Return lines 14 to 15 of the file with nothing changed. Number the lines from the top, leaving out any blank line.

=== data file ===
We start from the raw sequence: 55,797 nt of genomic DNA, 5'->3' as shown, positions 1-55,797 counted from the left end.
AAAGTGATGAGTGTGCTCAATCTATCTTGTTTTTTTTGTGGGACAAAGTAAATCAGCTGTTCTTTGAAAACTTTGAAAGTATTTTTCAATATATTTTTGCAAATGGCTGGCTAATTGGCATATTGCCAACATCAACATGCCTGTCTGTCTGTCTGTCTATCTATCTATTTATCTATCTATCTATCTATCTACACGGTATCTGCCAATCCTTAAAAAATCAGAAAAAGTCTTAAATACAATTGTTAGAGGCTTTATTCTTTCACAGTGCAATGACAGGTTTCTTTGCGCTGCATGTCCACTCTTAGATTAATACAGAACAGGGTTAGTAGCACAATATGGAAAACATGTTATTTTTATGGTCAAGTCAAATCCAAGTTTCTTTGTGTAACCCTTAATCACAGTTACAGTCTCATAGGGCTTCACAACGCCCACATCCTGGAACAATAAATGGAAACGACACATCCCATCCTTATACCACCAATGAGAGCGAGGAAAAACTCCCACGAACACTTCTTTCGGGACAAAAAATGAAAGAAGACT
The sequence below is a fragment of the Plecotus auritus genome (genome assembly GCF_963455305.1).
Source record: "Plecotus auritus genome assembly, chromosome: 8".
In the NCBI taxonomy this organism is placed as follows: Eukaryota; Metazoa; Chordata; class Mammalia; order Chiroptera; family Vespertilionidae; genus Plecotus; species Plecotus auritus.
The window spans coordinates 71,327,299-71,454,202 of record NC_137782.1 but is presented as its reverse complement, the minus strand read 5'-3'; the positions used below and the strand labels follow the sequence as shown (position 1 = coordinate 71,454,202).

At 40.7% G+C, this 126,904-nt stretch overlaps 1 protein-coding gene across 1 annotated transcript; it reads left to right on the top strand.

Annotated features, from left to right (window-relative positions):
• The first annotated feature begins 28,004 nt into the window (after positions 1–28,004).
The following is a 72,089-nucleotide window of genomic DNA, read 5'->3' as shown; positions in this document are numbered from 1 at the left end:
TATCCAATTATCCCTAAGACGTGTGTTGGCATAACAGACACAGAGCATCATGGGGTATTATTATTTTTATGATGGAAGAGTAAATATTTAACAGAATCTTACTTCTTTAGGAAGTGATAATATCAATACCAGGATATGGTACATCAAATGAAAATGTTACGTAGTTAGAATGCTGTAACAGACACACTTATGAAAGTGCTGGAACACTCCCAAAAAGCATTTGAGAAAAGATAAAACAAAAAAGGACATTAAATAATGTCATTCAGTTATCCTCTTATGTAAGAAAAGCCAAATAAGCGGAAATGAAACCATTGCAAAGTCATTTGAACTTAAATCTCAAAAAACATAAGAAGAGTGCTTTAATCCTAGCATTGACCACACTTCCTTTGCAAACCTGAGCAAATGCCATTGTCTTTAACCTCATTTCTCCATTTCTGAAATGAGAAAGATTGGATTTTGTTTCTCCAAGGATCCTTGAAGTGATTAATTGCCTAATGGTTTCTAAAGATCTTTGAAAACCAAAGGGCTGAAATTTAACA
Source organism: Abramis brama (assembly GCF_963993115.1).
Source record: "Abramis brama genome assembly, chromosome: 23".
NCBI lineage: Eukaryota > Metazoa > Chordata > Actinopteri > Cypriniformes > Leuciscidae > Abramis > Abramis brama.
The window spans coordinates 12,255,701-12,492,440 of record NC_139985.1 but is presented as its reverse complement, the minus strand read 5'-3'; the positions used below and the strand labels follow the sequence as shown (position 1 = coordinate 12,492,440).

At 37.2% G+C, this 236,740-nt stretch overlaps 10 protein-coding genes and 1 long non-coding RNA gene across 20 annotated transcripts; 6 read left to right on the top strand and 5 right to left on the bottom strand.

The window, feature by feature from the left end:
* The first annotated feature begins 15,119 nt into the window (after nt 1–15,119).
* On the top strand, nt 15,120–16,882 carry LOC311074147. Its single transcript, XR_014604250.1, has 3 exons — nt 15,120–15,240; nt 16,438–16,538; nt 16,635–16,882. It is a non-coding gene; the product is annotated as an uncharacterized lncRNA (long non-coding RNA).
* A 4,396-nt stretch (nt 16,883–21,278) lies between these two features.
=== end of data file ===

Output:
NCBI lineage: Eukaryota > Metazoa > Chordata > Actinopteri > Cypriniformes > Leuciscidae > Abramis > Abramis brama.
The window spans coordinates 12,255,701-12,492,440 of record NC_139985.1 but is presented as its reverse complement, the minus strand read 5'-3'; the positions used below and the strand labels follow the sequence as shown (position 1 = coordinate 12,492,440).